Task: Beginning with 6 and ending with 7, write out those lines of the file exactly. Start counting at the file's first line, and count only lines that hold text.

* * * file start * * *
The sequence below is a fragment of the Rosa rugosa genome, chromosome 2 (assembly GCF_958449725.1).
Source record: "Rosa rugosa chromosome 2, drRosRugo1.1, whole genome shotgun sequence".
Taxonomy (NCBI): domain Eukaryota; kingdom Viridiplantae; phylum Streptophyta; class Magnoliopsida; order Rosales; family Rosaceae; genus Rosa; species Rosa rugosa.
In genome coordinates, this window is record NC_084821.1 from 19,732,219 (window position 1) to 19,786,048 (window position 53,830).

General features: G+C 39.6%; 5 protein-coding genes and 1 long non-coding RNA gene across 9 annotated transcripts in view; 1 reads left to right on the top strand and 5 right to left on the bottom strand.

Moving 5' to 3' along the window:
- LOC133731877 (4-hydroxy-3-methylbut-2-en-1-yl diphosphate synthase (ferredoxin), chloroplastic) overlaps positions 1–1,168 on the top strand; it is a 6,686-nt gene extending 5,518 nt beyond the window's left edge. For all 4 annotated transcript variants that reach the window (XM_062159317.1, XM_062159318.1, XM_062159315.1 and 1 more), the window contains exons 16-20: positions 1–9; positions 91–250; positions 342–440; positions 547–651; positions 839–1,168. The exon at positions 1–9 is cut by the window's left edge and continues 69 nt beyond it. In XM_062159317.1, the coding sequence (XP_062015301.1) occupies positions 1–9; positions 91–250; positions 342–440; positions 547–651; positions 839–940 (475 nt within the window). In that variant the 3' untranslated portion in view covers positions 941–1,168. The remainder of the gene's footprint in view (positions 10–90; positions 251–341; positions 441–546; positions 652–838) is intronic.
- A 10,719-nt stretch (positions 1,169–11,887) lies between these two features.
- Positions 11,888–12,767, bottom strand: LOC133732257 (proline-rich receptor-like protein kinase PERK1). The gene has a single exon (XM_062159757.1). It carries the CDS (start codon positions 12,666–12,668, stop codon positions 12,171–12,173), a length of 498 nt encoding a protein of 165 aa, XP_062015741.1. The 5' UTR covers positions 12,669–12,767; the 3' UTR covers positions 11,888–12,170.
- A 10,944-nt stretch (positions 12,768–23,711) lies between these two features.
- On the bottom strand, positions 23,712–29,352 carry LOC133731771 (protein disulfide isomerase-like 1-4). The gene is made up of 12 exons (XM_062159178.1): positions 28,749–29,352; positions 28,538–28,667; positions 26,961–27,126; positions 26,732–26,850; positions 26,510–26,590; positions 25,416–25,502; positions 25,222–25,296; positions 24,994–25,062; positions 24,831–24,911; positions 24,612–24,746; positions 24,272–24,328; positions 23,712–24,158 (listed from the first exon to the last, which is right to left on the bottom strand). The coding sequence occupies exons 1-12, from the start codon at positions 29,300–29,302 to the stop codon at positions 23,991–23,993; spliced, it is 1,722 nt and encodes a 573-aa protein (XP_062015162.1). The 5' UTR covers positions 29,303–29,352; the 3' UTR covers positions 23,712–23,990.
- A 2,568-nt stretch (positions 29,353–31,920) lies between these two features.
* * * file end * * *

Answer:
Moving 5' to 3' along the window:
- LOC133731877 (4-hydroxy-3-methylbut-2-en-1-yl diphosphate synthase (ferredoxin), chloroplastic) overlaps positions 1–1,168 on the top strand; it is a 6,686-nt gene extending 5,518 nt beyond the window's left edge. For all 4 annotated transcript variants that reach the window (XM_062159317.1, XM_062159318.1, XM_062159315.1 and 1 more), the window contains exons 16-20: positions 1–9; positions 91–250; positions 342–440; positions 547–651; positions 839–1,168. The exon at positions 1–9 is cut by the window's left edge and continues 69 nt beyond it. In XM_062159317.1, the coding sequence (XP_062015301.1) occupies positions 1–9; positions 91–250; positions 342–440; positions 547–651; positions 839–940 (475 nt within the window). In that variant the 3' untranslated portion in view covers positions 941–1,168. The remainder of the gene's footprint in view (positions 10–90; positions 251–341; positions 441–546; positions 652–838) is intronic.